Speaking of tarte Tatin…

Reader Caitlin wants to know why, when she makes tarte Tatin with tart apples like Granny Smiths, they seem to melt away with heat.

That’s a great question, for as much as I love Granny Smith apples (my grandfather loved to eat them with sharp cheddar cheese) I never recommend them for baking. When it comes to exposing apples to heat you want hard, sweet-tasting apples. Tart apples are better for things like apple sauce.

But…why?

It all has to do with the behavior of starch molecules, which are abundant in apples. Starches, as you’ll recall from other posts on the subject, are long molecules — chains of sugars — that plants use for structural purposes.

At room temperature these starch molecules are usually quite rigid. But heat them and a funny thing happens: they start absorbing moisture. This has the effect of engorging the apple’s cells, which are bags of mostly water. When that happens the cells blow up, then pop, then collapse, with the result being that the flesh turns to mush. Here it helps to think of potato flesh: very starchy, hard when cold, mushy when cooked. Starchy apples behave in the same way.

Granny Smith apples can be either sweet or starchy depending on when they’re picked. Like all apples, they convert starch to sugar as they ripen. This is a process that begins in the inside of the fruit and works its way outward.

If a Granny Smith is picked too early (which is easy to do since ripe or underripe they’re still green) the starch conversion process won’t be complete and the result will be breakdown as detailed above — but mostly around the outside of the apple slices, which is what gives the impression that the slices are “melting”.

That makes Granny Smiths risky for baking. Not entirely unsuitable mind you, just…risky. So of you go the Granny route make sure to taste one first to make sure it’s not too tart. Otherwise, well, you know what to do.

Oh, and, in case you were wondering, mealiness in an eating apple is also related to moisture and cells, but in that case the cells are leaking water as a result of overripeness. The cell walls are simply breaking down, which likewise causes them to collapse.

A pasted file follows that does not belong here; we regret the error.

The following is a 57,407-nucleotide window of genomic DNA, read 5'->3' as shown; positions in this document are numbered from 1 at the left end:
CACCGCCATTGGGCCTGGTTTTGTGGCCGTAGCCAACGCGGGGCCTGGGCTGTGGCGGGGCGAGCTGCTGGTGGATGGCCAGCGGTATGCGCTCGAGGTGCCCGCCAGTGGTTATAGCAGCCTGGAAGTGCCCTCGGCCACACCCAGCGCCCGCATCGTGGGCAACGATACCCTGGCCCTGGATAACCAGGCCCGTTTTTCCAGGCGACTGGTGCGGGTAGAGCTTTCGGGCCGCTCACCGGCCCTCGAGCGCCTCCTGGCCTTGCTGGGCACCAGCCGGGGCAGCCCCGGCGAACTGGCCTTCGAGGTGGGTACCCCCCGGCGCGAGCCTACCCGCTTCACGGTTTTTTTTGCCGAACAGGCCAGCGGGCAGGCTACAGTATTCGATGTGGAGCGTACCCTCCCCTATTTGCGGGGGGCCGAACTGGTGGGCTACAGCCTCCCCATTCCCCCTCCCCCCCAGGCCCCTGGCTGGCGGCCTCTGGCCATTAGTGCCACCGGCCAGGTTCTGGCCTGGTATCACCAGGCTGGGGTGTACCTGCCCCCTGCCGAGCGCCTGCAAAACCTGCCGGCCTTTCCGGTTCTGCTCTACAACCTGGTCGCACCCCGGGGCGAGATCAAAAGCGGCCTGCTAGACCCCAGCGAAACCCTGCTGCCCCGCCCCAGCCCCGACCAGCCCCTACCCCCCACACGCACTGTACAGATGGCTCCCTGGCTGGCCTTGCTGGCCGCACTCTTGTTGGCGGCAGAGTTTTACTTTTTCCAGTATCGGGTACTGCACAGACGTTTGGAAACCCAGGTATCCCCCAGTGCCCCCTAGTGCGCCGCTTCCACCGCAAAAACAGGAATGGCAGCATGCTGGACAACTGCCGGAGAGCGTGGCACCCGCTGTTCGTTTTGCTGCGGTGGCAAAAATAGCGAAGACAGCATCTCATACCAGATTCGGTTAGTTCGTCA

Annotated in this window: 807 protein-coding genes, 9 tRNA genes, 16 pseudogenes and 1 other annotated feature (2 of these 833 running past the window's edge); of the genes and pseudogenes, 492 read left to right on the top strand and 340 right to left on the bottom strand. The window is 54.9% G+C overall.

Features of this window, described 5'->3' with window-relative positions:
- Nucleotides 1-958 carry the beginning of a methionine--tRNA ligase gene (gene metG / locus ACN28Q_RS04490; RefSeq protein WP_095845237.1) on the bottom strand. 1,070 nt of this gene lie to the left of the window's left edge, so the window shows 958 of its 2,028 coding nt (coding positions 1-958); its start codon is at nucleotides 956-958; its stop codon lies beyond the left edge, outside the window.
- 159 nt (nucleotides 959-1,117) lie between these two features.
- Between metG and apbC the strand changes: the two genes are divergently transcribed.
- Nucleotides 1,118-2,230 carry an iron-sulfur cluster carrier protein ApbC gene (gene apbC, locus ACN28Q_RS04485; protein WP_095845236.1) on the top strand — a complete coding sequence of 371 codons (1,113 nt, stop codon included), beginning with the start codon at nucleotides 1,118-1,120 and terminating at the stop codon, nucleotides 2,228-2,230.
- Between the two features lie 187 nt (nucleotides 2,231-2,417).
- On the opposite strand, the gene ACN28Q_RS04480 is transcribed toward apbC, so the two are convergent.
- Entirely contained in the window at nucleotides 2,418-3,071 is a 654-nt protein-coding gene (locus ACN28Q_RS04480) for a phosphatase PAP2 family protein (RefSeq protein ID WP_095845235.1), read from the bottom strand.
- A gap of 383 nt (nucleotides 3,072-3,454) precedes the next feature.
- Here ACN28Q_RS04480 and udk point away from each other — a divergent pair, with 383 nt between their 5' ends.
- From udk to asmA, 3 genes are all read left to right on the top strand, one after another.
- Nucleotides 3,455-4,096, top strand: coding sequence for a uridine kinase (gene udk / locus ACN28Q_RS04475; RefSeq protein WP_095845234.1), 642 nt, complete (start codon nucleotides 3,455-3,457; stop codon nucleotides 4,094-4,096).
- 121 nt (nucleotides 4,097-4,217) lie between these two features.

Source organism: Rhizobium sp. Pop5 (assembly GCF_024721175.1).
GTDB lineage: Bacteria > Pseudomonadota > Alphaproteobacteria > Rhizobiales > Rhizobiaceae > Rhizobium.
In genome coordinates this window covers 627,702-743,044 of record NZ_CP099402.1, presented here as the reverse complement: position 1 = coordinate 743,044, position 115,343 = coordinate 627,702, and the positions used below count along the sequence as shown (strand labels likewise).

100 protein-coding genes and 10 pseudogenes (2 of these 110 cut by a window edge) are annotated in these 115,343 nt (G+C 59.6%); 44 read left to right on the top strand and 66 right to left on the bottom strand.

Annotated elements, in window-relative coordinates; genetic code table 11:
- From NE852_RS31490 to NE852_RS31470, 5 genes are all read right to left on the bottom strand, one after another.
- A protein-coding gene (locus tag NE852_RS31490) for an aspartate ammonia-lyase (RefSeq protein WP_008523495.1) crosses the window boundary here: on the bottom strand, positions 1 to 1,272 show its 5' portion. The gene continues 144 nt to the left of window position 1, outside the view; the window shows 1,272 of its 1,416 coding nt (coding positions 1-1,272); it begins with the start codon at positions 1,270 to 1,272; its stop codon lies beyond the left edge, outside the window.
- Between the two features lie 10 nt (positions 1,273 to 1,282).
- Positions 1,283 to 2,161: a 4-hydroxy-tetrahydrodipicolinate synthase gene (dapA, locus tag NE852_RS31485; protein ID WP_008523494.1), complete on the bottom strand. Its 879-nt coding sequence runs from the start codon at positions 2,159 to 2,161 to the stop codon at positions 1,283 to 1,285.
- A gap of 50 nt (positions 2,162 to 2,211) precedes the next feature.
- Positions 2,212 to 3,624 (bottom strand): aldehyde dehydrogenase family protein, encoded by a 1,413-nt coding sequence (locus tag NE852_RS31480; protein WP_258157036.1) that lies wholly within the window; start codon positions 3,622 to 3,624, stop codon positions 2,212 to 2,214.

Thanks for a great question, Caitlin!

12 thoughts on “Speaking of tarte Tatin…”

  1. On the Tarte Tatin note, EVERY time I make one, I end up with fruit syrup all over my kitchen counter after I flip it. I try to be really good at applying constant pressure during the flip, but it seems like no matter what I do, I have a huge mess to clean up. I flip right after it comes out of the oven. Should I wait longer for the juices to set up? Or do I just need to keep practicing? 🙂

    1. Hey Erin!

      Hm…that’s a bit of a puzzle. Can you direct me to the recipe you’re using? I’m curious.

      – Joe

      1. I wonder if Erin P is baking the tarte tatin in a glass dish? I have noticed that when I do that I also have a lot of liquid. I really like it that way, but it’s true that it’s messier and you get a sort of poached finish on the fruit instead of a sticky caramel.

        1. Interesting observation, Jen. I’ve never tried that, but there may indeed be a difference. Thanks!

          – Joe

          1. I think I know what’s going on, Erin. Pluots like their cousin the plums are very watery on the inside, even more so than an apricot. I think what’s happening is the sugar is drawing out that water, forming a thin syrup, and running everywhere. You shouldn’t have the same issue with apples which are firmer and don’t leech their water as easily.

            Best of luck with the next version!

            Cheers,

            – Joe

  2. That’s interesting, Joe, because I so often see the Granny Smith apple recommended for baking. (That and Golden Delicious, which I’m always hesitant to buy, on account of the Red Delicious being so dreadful. Well, to my mouth, anyway.)

    I’m a Cortland fan, myself, but I can buy them from the local orchards. I know they’re not widely available in chain grocery stores.

    I hadn’t thought of the matter of ripeness, though of course it makes sense.

    Thank you.

    1. Hey Ted!

      Granny Smith can be great for baking provided it’s ripe. Personally I think it’s over-recommended these days. A bit of a fad if you ask me. But I’m with you on Red Delicious — yuck. Goldens however are not only better to eat they bake very, very well. I’ll put up a post on baking apples since you brought it up. Thanks!

      – Joe

  3. Great post Joe! Boy did I miss you! The best apple pie I ever made had sweet very crisp apples of three different varieties in it. It was perfect in every way, and now I know why! All is right in my baking world now that Joe Pastry is on the case! Thanks Joe!

    Eva

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